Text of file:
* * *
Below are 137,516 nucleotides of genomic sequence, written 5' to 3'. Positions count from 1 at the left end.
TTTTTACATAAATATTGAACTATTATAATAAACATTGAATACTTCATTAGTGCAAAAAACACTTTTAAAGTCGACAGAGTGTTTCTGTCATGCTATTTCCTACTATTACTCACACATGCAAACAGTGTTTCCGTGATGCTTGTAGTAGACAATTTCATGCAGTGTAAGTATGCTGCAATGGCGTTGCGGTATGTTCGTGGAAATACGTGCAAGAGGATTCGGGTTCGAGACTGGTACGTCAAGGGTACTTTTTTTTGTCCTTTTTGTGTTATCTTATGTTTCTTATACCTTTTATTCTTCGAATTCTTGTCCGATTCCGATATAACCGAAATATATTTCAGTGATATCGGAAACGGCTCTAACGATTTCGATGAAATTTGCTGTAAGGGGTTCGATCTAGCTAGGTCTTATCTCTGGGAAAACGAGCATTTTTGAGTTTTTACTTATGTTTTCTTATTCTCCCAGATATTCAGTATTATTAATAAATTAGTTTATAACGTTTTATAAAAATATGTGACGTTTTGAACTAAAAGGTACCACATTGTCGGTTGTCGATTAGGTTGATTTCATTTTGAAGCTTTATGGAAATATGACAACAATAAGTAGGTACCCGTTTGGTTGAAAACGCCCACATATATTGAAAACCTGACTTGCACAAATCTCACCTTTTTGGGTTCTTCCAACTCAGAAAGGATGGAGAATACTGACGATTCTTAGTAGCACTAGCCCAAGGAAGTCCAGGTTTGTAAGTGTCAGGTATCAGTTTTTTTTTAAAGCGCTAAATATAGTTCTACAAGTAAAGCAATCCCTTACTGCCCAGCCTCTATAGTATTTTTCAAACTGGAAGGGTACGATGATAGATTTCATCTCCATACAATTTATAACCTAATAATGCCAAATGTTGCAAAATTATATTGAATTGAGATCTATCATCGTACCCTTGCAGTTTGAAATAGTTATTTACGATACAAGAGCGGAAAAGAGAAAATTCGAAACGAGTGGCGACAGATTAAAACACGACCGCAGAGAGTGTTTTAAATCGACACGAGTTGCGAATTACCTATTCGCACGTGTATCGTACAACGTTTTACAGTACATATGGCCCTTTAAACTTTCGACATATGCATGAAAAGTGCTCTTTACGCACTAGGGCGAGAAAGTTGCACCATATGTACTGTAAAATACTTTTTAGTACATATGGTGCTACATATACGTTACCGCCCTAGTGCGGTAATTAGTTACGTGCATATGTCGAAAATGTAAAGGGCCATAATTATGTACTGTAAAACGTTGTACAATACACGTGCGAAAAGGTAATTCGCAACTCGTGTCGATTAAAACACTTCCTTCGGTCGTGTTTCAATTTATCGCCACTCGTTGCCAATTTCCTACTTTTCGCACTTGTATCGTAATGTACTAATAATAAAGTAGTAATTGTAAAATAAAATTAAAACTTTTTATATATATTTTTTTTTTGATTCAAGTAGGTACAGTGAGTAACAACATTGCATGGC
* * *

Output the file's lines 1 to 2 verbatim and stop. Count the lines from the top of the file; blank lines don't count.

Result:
Below are 137,516 nucleotides of genomic sequence, written 5' to 3'. Positions count from 1 at the left end.
TTTTTACATAAATATTGAACTATTATAATAAACATTGAATACTTCATTAGTGCAAAAAACACTTTTAAAGTCGACAGAGTGTTTCTGTCATGCTATTTCCTACTATTACTCACACATGCAAACAGTGTTTCCGTGATGCTTGTAGTAGACAATTTCATGCAGTGTAAGTATGCTGCAATGGCGTTGCGGTATGTTCGTGGAAATACGTGCAAGAGGATTCGGGTTCGAGACTGGTACGTCAAGGGTACTTTTTTTTGTCCTTTTTGTGTTATCTTATGTTTCTTATACCTTTTATTCTTCGAATTCTTGTCCGATTCCGATATAACCGAAATATATTTCAGTGATATCGGAAACGGCTCTAACGATTTCGATGAAATTTGCTGTAAGGGGTTCGATCTAGCTAGGTCTTATCTCTGGGAAAACGAGCATTTTTGAGTTTTTACTTATGTTTTCTTATTCTCCCAGATATTCAGTATTATTAATAAATTAGTTTATAACGTTTTATAAAAATATGTGACGTTTTGAACTAAAAGGTACCACATTGTCGGTTGTCGATTAGGTTGATTTCATTTTGAAGCTTTATGGAAATATGACAACAATAAGTAGGTACCCGTTTGGTTGAAAACGCCCACATATATTGAAAACCTGACTTGCACAAATCTCACCTTTTTGGGTTCTTCCAACTCAGAAAGGATGGAGAATACTGACGATTCTTAGTAGCACTAGCCCAAGGAAGTCCAGGTTTGTAAGTGTCAGGTATCAGTTTTTTTTTAAAGCGCTAAATATAGTTCTACAAGTAAAGCAATCCCTTACTGCCCAGCCTCTATAGTATTTTTCAAACTGGAAGGGTACGATGATAGATTTCATCTCCATACAATTTATAACCTAATAATGCCAAATGTTGCAAAATTATATTGAATTGAGATCTATCATCGTACCCTTGCAGTTTGAAATAGTTATTTACGATACAAGAGCGGAAAAGAGAAAATTCGAAACGAGTGGCGACAGATTAAAACACGACCGCAGAGAGTGTTTTAAATCGACACGAGTTGCGAATTACCTATTCGCACGTGTATCGTACAACGTTTTACAGTACATATGGCCCTTTAAACTTTCGACATATGCATGAAAAGTGCTCTTTACGCACTAGGGCGAGAAAGTTGCACCATATGTACTGTAAAATACTTTTTAGTACATATGGTGCTACATATACGTTACCGCCCTAGTGCGGTAATTAGTTACGTGCATATGTCGAAAATGTAAAGGGCCATAATTATGTACTGTAAAACGTTGTACAATACACGTGCGAAAAGGTAATTCGCAACTCGTGTCGATTAAAACACTTCCTTCGGTCGTGTTTCAATTTATCGCCACTCGTTGCCAATTTCCTACTTTTCGCACTTGTATCGTAATGTACTAATAATAAAGTAGTAATTGTAAAATAAAATTAAAACTTTTTATATATATTTTTTTTTTGATTCAAGTAGGTACAGTGAGTAACAACATTGCATGGC